Wildlife trust hits £625k target to expand precious nature reserve
- Credit: Neal Trafankowski
One of the most important nature reserves in the Brecks is set to be expanded after Norfolk Wildlife Trust reached its £625,625 fundraising target to buy new land.
The trust is acquiring 59 hectares alongside Thompson Common, near Watton, thanks to an "incredible legacy" which kick-started its appeal, and the "remarkable generosity of members, EDP readers and supporters from all over the UK".
The plots include arable land at Mere Farm and woodland habitats at Stow Bedon, as well as Crow’s Meadow.
The new areas will now be brought under NWT’s conservation management and added to the National Nature Reserve at Thompson Common - hailed as one of Norfolk’s "biodiversity hotspots".
Its mosaic of precious habitats – wet and dry grasslands, hedges, woodland and more than 400 Ice Age pools known as pingos – support many rare and threatened species including dragonflies, aquatic snails, and England’s rarest amphibian, the northern pool frog.
Jon Preston, NWT nature conservation manager, said: “The prospect of taking on a new piece of land, especially one with as much potential as Mere Farm, is an exciting one.
"Its proximity to our existing reserve at Thompson Common means that there is amazing opportunity to restore rare ice age pingos, recreate Brecks grassland habitats, and reconnect the landscape to protect Thompson Common and its wildlife.”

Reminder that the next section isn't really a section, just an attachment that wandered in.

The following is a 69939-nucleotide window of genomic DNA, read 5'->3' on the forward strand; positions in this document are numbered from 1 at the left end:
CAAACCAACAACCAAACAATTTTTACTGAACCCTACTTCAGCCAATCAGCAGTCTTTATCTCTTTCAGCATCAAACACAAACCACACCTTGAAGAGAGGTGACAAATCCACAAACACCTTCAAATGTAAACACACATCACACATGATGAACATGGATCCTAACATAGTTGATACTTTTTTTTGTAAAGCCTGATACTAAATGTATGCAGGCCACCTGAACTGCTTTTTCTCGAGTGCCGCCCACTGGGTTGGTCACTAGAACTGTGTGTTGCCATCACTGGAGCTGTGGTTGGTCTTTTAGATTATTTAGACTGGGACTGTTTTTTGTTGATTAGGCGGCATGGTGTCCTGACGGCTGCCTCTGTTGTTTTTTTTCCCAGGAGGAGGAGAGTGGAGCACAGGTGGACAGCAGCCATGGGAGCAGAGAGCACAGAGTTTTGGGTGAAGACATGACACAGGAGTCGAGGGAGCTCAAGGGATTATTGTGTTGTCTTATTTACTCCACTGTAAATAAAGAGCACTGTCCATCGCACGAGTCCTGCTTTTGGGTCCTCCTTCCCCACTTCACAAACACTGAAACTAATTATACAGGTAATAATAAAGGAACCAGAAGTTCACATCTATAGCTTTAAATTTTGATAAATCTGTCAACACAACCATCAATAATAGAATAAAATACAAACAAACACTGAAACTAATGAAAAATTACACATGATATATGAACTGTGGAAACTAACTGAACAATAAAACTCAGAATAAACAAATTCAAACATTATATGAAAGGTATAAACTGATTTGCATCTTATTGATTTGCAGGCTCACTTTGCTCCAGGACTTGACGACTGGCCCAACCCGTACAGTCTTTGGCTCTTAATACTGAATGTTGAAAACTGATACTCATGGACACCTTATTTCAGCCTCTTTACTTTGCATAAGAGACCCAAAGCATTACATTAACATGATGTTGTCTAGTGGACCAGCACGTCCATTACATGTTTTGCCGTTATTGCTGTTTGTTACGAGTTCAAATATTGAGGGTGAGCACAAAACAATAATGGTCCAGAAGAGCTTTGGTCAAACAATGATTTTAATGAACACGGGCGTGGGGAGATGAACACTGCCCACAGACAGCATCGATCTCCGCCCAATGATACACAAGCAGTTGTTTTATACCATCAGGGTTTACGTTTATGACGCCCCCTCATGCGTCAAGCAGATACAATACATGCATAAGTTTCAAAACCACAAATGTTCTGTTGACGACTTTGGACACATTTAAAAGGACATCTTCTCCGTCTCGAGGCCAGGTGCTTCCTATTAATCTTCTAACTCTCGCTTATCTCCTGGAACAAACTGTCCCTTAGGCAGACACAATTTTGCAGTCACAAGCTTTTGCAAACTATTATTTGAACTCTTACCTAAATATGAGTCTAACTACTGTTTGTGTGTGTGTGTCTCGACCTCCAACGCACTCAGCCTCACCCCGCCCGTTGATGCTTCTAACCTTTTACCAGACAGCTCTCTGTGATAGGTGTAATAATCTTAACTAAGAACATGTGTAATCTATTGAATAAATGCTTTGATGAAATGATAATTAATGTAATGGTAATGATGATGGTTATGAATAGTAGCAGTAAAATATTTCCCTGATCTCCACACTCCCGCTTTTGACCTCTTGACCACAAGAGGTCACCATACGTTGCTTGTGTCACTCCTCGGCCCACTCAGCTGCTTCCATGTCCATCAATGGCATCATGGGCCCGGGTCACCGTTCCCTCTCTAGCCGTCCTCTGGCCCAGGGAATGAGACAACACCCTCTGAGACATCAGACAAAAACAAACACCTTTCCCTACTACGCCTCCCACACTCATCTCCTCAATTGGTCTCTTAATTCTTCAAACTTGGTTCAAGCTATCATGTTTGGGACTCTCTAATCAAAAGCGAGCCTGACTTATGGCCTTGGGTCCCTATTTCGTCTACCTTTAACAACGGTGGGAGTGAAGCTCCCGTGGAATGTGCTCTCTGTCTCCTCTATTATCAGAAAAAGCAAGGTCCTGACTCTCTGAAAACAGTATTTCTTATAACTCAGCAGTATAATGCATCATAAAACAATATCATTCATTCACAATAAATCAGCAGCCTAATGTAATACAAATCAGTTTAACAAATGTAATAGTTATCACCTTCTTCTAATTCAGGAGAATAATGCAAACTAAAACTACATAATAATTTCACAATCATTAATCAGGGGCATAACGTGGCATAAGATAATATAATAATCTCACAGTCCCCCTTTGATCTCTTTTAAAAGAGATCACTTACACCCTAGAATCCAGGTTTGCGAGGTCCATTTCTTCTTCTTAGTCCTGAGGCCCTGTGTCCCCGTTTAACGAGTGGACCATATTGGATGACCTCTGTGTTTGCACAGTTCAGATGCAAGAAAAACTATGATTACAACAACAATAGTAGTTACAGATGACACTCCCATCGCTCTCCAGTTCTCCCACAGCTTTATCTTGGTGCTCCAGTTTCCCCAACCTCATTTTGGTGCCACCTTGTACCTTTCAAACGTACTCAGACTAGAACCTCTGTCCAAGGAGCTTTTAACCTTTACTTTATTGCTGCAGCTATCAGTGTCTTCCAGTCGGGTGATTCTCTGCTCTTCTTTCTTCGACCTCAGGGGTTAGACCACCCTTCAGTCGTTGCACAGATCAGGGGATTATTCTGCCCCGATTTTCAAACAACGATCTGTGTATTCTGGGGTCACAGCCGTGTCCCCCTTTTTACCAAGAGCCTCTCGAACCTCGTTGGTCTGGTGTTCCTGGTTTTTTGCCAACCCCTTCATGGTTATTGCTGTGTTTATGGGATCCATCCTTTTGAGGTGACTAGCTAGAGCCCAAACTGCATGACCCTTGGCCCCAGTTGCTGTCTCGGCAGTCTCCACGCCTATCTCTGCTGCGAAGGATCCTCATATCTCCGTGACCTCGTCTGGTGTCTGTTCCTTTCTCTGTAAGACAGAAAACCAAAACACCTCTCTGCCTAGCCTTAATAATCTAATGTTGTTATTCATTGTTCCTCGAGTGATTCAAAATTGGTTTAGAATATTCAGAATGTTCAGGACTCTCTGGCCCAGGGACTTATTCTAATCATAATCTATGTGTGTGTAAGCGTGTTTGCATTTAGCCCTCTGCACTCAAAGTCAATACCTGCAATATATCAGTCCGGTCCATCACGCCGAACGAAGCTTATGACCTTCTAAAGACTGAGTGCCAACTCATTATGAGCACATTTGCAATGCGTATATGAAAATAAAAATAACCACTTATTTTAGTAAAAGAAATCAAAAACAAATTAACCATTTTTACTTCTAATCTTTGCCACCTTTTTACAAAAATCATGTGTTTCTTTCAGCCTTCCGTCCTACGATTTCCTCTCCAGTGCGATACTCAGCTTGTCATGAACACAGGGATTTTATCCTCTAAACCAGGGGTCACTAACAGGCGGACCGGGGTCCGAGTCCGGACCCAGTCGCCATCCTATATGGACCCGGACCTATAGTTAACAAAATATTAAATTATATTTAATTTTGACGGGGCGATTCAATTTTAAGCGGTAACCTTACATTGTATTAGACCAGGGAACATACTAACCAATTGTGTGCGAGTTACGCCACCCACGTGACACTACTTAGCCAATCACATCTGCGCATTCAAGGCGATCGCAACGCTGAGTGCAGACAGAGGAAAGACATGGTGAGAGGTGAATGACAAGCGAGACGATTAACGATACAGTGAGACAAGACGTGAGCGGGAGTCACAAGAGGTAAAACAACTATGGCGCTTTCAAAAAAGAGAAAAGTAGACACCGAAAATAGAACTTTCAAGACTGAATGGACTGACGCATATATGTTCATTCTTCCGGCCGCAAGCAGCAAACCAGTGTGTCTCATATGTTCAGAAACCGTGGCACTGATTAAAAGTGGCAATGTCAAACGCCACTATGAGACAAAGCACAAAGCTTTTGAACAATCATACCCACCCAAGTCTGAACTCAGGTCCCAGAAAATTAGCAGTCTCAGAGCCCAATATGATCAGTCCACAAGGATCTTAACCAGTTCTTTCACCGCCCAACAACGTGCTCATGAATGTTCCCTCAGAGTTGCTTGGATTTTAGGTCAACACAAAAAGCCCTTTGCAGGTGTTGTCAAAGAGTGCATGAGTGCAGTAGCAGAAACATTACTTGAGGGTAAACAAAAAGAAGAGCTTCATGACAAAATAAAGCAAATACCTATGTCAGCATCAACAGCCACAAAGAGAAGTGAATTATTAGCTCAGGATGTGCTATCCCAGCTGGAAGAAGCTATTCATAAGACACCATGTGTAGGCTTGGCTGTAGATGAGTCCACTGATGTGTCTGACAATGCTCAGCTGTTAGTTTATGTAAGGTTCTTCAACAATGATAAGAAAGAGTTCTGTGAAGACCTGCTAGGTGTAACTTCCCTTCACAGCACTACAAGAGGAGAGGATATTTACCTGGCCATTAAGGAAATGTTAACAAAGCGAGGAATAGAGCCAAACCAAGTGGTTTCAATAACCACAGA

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This will involve soil sampling and investigating the hydrology and landscape of the site, using three-dimensional mapping to identify subtle differences in the topography where old pingos may have existed. Restoration will require grazing with sheep and cattle, and potentially even removing the top layer of soil, said the trust.
NWT's interim joint chief executive Nik Khandpur said: "In total these three land areas cover 59 hectares and represent a major acquisition for the conservation charity during this, our 95th anniversary year.
"Restoring this land back to its past richness will increase its resilience in the future for the many species that rely on its presence. This could not have been achieved without the major public support we received. We are inspired and humbled and wish to thank everyone who has supported us, in many different ways."